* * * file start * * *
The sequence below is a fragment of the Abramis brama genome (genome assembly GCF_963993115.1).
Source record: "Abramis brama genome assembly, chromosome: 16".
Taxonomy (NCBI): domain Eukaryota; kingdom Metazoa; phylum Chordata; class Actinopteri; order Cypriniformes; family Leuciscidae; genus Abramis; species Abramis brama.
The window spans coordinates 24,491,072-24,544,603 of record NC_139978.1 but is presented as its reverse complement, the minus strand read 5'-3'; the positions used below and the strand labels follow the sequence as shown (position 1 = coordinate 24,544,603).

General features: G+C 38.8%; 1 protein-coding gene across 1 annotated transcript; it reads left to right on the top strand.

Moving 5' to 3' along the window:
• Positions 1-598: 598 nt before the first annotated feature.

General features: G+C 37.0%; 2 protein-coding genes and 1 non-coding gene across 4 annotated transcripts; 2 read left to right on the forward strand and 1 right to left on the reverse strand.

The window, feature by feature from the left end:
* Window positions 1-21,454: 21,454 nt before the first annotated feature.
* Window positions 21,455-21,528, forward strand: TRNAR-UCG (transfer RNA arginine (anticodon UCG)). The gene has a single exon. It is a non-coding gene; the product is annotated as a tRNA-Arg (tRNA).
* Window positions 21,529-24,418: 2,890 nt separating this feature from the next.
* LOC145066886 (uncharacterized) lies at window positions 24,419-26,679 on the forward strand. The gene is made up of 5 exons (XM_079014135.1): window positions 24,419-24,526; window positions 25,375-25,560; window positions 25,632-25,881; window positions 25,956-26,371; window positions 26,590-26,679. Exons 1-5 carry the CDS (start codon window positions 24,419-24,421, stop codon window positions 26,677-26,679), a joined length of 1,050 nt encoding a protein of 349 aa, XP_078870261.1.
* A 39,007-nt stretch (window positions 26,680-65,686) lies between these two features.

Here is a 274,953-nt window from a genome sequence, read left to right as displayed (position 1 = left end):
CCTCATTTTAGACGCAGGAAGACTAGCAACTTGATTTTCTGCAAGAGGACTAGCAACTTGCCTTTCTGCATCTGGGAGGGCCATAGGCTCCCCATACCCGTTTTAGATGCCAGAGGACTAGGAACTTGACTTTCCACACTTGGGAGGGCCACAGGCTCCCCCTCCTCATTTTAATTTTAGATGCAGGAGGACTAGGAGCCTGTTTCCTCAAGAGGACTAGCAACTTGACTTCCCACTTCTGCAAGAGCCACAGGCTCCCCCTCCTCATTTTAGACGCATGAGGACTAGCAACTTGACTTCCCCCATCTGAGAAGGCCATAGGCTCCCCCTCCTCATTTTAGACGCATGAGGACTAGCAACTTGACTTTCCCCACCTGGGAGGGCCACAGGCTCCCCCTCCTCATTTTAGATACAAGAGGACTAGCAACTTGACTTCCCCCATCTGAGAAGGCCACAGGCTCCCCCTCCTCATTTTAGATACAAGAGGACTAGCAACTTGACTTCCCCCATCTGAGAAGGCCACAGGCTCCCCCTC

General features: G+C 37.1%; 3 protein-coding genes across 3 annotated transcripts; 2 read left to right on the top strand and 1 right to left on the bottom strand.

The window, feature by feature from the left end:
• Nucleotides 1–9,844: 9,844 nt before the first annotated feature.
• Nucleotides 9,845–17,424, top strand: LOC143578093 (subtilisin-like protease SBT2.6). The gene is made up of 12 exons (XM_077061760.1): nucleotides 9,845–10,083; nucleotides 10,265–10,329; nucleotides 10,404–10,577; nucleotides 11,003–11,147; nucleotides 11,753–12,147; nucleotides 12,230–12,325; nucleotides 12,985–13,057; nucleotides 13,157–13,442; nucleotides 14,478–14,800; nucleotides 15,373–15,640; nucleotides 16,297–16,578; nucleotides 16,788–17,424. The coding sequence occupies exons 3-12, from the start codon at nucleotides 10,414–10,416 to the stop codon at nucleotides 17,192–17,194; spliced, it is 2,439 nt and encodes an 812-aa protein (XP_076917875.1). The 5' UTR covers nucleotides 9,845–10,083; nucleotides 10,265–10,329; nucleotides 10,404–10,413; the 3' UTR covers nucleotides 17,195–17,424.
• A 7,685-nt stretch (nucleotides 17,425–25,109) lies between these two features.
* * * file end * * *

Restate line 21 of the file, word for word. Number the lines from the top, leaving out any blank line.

• A 7,685-nt stretch (nucleotides 17,425–25,109) lies between these two features.